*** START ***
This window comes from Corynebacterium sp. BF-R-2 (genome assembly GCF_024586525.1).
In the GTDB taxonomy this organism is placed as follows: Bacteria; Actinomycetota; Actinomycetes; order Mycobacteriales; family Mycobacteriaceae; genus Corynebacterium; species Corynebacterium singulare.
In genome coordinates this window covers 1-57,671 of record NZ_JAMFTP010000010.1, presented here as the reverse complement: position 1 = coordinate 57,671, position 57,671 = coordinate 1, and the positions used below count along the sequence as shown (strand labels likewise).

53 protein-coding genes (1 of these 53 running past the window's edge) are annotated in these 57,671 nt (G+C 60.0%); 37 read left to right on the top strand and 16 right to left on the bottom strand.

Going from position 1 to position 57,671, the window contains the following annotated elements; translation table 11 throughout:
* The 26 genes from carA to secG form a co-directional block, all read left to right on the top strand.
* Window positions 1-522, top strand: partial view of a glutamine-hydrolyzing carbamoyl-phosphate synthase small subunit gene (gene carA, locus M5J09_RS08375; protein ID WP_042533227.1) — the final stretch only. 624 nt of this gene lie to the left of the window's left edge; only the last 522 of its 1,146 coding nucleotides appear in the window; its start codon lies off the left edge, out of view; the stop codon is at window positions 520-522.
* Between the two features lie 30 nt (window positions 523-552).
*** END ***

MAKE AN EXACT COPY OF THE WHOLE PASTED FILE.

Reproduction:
This window comes from Corynebacterium sp. BF-R-2 (genome assembly GCF_024586525.1).
In the GTDB taxonomy this organism is placed as follows: Bacteria; Actinomycetota; Actinomycetes; order Mycobacteriales; family Mycobacteriaceae; genus Corynebacterium; species Corynebacterium singulare.
In genome coordinates this window covers 1-57,671 of record NZ_JAMFTP010000010.1, presented here as the reverse complement: position 1 = coordinate 57,671, position 57,671 = coordinate 1, and the positions used below count along the sequence as shown (strand labels likewise).

53 protein-coding genes (1 of these 53 running past the window's edge) are annotated in these 57,671 nt (G+C 60.0%); 37 read left to right on the top strand and 16 right to left on the bottom strand.

Going from position 1 to position 57,671, the window contains the following annotated elements; translation table 11 throughout:
* The 26 genes from carA to secG form a co-directional block, all read left to right on the top strand.
* Window positions 1-522, top strand: partial view of a glutamine-hydrolyzing carbamoyl-phosphate synthase small subunit gene (gene carA, locus M5J09_RS08375; protein ID WP_042533227.1) — the final stretch only. 624 nt of this gene lie to the left of the window's left edge; only the last 522 of its 1,146 coding nucleotides appear in the window; its start codon lies off the left edge, out of view; the stop codon is at window positions 520-522.
* Between the two features lie 30 nt (window positions 523-552).